I hope this book makes you angry about that. Very angry. If it doesn't, we might as well let slip the grip on our individual freedom. It will be gone soon enough.

Gaeton Fonzi 1993

The Last Investigation

Edited by Michael Hogan
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Gaeton Fonzi and James Bamford broke the JFK case years ago.

If there had been more men like Gaeton Fonzi on the HSCA, the case might have been solved.
...Oh, pardon me, did I interrupt some poetic pining for the truth?

'scuse...

No pining for the truth here, is there?

Understand this, also: The action that brought about the death of President Kennedy is directly related to where we have gone as a nation since then. It is particularly important to what is happening today. That single event prefaced the disintegration of our solid faith in government, fathering the now pervasive and enervating assumption that we no longer have control over our economic or political destiny. Its residue lies in the ashes of the Sixties--in burned out countries and burned out cities and burned out people--and in the debilitating social disparities and continuing civil conflicts of the last thirty years. The assassination and its aftermath bred rampant distrust and disrespect for all established institutions, and that outlook festers yet.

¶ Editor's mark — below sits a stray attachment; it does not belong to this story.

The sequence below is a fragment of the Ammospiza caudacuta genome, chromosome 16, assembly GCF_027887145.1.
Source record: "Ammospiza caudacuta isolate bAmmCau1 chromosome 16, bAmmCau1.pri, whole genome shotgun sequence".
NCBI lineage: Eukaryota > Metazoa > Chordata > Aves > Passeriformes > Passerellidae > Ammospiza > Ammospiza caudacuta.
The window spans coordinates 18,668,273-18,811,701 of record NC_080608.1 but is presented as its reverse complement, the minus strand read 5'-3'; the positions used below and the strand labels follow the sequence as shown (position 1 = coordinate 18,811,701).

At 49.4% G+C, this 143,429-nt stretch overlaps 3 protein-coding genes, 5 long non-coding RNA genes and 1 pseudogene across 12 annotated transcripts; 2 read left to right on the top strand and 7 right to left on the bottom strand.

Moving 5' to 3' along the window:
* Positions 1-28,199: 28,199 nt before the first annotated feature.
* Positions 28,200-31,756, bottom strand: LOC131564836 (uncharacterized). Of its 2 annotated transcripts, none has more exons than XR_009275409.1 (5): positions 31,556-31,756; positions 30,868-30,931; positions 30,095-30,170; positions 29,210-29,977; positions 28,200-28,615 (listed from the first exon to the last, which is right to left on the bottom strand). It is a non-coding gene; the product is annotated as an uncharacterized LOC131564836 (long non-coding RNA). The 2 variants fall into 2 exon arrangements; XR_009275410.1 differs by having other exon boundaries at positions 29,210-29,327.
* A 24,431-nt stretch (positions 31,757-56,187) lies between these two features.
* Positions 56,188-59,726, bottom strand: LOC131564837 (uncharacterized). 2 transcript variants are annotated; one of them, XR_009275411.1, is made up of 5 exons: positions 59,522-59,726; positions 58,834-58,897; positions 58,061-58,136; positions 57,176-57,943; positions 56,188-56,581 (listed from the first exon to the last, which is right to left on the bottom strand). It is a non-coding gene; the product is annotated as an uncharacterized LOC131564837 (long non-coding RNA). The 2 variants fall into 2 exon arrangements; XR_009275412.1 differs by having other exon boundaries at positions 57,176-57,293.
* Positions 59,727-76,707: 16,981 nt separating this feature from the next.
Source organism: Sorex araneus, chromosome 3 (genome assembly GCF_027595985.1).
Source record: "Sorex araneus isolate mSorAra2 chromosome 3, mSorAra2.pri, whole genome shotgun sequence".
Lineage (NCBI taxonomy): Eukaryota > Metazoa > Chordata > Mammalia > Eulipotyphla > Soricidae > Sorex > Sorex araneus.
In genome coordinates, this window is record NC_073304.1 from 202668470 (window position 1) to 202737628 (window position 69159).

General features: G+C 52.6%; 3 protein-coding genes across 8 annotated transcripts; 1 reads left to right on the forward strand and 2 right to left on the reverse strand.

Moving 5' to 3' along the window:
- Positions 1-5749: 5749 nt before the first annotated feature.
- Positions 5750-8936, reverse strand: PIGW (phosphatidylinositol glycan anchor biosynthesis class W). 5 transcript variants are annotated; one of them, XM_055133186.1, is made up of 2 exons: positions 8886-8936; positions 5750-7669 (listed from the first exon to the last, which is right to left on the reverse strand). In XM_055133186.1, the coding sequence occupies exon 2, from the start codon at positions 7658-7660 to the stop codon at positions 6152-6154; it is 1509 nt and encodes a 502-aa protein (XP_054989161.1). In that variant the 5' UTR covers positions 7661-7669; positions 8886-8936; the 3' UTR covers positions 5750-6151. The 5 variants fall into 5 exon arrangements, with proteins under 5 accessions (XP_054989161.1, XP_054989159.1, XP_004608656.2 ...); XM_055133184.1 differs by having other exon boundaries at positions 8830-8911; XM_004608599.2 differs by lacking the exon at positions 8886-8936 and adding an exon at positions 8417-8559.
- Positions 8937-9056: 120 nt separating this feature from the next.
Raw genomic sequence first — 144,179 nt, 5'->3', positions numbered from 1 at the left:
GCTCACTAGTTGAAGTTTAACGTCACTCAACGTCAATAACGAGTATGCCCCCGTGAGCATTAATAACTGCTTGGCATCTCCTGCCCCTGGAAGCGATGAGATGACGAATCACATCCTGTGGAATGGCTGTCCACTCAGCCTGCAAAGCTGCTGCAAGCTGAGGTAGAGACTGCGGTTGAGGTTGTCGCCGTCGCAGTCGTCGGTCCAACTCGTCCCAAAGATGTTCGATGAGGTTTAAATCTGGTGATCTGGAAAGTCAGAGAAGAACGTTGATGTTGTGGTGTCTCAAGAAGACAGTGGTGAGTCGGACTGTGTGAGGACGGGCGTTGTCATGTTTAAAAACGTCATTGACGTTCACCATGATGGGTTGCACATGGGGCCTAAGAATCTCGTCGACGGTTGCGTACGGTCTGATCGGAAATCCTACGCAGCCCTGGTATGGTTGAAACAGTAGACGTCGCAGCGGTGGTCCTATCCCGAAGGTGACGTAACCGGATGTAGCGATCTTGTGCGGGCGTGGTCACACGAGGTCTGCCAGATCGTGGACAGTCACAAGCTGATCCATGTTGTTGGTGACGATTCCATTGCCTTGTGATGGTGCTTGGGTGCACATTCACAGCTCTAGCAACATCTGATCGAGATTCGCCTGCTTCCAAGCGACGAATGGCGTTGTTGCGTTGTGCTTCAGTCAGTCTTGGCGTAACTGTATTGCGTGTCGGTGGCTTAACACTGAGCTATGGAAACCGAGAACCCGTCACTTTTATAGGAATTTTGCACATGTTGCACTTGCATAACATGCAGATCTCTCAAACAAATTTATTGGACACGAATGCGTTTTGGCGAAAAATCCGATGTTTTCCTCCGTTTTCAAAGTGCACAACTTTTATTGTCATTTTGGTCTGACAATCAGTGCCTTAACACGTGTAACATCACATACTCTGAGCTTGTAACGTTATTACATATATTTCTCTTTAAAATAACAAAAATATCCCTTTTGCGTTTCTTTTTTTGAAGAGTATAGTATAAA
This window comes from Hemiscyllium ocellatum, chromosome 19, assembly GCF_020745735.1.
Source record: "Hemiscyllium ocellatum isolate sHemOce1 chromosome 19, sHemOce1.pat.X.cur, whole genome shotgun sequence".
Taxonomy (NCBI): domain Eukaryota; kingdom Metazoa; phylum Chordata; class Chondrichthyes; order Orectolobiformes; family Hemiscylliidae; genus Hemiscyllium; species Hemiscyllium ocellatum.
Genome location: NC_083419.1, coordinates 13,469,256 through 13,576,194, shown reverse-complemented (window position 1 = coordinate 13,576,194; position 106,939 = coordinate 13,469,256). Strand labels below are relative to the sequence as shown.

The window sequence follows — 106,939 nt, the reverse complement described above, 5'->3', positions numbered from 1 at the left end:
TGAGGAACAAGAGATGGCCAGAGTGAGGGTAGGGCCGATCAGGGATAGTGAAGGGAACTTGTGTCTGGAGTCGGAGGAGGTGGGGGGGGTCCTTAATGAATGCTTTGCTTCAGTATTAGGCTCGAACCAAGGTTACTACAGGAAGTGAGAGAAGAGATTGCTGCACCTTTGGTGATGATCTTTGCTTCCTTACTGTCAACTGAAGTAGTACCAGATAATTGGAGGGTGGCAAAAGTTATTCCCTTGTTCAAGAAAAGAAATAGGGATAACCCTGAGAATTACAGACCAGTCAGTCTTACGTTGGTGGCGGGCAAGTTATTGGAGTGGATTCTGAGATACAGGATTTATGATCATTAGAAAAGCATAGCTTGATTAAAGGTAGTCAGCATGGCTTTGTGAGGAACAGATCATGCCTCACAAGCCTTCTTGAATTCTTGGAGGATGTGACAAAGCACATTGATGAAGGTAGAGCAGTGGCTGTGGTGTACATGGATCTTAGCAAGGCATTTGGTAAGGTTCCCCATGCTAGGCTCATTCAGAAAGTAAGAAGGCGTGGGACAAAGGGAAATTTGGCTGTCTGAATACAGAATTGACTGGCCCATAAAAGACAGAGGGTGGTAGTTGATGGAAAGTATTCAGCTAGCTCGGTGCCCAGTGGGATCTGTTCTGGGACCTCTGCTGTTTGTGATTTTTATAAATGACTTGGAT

And now, we hardly give a damn when our own Government violates or ignores its own laws, as it has done with distressing regularity over the last two decades. An enormous public apathy greeted the Iran/Contra scandals; we were hardly stirred by the fact that hidden layers of government had pursued a secret foreign policy agenda, circumventing the law of the land, the Congress and the Constituion itself.

And still, it seems incredible that we're not angry. The fact is, we know an effective democracy demands a populace ready, willing and able to get riled enough to pressure its elected officials into doing their duty in spite of themselves. Where is that anger now?